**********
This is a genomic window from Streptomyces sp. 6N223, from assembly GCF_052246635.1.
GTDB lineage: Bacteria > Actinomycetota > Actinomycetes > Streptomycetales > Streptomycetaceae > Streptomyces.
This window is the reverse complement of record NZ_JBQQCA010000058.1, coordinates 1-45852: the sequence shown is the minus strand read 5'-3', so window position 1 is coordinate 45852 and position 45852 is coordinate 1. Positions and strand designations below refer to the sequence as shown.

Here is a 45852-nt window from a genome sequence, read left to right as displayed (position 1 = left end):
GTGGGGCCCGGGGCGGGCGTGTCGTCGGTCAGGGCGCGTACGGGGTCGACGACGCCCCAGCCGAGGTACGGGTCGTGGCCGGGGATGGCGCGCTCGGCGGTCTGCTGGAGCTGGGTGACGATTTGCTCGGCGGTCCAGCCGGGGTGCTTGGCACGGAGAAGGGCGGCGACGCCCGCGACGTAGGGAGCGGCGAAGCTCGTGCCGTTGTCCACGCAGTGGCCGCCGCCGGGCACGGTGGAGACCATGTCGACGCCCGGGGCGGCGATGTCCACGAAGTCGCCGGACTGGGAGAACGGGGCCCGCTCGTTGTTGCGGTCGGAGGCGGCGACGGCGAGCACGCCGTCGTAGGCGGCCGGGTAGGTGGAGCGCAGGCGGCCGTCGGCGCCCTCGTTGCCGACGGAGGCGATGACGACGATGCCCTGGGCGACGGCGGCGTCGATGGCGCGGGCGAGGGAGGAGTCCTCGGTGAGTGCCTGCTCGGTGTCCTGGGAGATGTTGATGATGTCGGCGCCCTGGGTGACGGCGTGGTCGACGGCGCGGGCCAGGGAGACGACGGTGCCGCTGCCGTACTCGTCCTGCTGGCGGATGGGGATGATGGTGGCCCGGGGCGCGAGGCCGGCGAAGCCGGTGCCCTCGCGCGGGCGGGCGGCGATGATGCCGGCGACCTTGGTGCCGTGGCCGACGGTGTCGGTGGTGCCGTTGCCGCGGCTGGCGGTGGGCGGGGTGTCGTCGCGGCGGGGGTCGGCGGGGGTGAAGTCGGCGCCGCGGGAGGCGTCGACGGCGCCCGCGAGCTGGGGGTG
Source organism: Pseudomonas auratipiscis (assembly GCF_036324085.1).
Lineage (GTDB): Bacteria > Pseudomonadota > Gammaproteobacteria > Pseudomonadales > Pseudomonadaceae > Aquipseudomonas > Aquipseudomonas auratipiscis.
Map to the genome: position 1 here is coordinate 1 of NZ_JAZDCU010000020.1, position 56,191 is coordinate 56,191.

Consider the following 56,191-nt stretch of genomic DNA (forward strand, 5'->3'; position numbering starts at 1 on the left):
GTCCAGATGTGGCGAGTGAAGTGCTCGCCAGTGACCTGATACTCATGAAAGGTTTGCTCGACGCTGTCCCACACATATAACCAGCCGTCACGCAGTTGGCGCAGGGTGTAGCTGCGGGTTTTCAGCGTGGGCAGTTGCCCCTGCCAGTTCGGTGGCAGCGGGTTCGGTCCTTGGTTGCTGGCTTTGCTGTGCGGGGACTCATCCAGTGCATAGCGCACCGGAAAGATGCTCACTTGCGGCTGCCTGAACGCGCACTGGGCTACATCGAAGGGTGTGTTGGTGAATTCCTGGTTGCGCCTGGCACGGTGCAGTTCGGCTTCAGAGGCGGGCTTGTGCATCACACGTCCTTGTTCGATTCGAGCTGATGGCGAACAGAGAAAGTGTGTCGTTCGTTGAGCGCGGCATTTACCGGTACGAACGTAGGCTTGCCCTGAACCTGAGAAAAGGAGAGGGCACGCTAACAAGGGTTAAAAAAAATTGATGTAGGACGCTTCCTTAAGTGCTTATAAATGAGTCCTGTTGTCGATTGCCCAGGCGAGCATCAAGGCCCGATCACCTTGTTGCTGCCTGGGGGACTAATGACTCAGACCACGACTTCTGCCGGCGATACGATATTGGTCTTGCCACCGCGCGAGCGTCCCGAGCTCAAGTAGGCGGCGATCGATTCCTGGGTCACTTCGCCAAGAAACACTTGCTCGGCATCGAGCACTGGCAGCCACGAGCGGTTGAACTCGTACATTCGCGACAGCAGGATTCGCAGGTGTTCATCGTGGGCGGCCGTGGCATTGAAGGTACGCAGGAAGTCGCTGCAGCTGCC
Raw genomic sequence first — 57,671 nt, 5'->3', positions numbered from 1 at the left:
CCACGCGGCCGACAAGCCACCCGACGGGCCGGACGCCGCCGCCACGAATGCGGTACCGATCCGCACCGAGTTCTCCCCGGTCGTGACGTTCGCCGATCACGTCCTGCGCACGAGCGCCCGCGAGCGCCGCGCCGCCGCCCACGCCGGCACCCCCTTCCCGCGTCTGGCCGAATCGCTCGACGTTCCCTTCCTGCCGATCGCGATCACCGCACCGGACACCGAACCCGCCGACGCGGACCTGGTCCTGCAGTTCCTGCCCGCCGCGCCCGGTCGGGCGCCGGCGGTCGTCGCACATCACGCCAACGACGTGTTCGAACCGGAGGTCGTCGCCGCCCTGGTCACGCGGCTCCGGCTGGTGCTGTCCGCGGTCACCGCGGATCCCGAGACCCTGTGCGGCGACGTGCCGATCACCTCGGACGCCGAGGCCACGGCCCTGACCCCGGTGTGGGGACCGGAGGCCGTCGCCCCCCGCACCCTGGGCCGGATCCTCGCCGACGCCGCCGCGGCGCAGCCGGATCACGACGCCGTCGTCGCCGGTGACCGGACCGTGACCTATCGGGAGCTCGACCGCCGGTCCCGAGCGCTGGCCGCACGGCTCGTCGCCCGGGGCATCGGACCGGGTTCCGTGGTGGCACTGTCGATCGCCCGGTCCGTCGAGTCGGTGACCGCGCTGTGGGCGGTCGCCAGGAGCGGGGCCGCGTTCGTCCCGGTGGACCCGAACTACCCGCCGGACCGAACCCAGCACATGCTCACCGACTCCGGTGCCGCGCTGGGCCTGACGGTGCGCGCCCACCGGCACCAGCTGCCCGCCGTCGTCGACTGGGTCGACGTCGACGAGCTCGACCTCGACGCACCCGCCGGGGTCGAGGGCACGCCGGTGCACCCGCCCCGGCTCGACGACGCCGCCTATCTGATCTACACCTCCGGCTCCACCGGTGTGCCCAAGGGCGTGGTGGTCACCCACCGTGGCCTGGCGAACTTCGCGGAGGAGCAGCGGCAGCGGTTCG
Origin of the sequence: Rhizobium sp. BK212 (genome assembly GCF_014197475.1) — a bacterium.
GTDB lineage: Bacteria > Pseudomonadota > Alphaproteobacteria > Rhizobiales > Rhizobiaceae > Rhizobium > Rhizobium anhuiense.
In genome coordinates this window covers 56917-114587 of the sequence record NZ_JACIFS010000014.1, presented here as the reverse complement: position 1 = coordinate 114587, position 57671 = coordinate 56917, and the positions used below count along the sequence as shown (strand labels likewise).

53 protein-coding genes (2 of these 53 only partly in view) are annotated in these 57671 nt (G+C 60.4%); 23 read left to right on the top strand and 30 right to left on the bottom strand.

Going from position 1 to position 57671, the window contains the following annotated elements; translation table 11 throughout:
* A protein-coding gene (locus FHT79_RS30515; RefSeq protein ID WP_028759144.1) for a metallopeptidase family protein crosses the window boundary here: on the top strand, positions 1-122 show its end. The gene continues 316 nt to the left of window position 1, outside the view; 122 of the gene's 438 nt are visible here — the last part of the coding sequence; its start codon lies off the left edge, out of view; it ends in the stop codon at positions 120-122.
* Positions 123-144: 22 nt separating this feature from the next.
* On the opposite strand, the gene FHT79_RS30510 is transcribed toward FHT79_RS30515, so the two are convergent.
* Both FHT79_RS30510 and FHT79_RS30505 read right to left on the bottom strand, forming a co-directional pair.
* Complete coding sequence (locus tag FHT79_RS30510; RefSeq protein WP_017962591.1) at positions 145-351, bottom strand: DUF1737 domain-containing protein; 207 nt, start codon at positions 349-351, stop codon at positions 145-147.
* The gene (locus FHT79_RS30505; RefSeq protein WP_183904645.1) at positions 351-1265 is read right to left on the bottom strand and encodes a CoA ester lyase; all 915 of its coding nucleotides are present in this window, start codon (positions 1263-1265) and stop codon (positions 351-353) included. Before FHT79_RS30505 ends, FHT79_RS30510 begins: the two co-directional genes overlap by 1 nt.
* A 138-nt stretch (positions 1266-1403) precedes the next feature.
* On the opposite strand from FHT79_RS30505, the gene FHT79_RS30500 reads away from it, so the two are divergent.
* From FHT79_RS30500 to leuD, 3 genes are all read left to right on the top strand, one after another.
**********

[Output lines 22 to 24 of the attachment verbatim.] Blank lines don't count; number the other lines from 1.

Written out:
* Complete coding sequence (locus tag FHT79_RS30510; RefSeq protein WP_017962591.1) at positions 145-351, bottom strand: DUF1737 domain-containing protein; 207 nt, start codon at positions 349-351, stop codon at positions 145-147.
* The gene (locus FHT79_RS30505; RefSeq protein WP_183904645.1) at positions 351-1265 is read right to left on the bottom strand and encodes a CoA ester lyase; all 915 of its coding nucleotides are present in this window, start codon (positions 1263-1265) and stop codon (positions 351-353) included. Before FHT79_RS30505 ends, FHT79_RS30510 begins: the two co-directional genes overlap by 1 nt.
* A 138-nt stretch (positions 1266-1403) precedes the next feature.